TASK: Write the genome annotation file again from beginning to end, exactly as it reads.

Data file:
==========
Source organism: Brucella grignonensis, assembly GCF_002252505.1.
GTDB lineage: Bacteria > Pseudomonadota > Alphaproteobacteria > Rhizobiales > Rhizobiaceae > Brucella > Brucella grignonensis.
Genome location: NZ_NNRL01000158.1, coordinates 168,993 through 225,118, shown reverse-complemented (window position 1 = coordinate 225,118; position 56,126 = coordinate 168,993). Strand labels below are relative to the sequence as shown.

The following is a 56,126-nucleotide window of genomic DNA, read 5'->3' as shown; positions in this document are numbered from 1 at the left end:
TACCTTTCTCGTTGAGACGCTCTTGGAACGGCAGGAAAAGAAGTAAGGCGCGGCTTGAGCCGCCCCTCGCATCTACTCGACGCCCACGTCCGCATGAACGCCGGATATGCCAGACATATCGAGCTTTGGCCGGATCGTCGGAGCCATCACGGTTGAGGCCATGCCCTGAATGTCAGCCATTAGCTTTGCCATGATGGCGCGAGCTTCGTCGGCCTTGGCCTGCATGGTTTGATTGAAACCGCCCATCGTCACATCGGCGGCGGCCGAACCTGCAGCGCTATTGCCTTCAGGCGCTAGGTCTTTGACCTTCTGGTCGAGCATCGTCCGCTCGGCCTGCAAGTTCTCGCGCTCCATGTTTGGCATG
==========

Source organism: Brucella grignonensis, assembly GCF_002252505.1.
GTDB lineage: Bacteria > Pseudomonadota > Alphaproteobacteria > Rhizobiales > Rhizobiaceae > Brucella > Brucella grignonensis.
Genome location: NZ_NNRL01000158.1, coordinates 168,993 through 225,118, shown reverse-complemented (window position 1 = coordinate 225,118; position 56,126 = coordinate 168,993). Strand labels below are relative to the sequence as shown.

The following is a 56,126-nucleotide window of genomic DNA, read 5'->3' as shown; positions in this document are numbered from 1 at the left end:
TACCTTTCTCGTTGAGACGCTCTTGGAACGGCAGGAAAAGAAGTAAGGCGCGGCTTGAGCCGCCCCTCGCATCTACTCGACGCCCACGTCCGCATGAACGCCGGATATGCCAGACATATCGAGCTTTGGCCGGATCGTCGGAGCCATCACGGTTGAGGCCATGCCCTGAATGTCAGCCATTAGCTTTGCCATGATGGCGCGAGCTTCGTCGGCCTTGGCCTGCATGGTTTGATTGAAACCGCCCATCGTCACATCGGCGGCGGCCGAACCTGCAGCGCTATTGCCTTCAGGCGCTAGGTCTTTGACCTTCTGGTCGAGCATCGTCCGCTCGGCCTGCAAGTTCTCGCGCTCCATGTTTGGCATG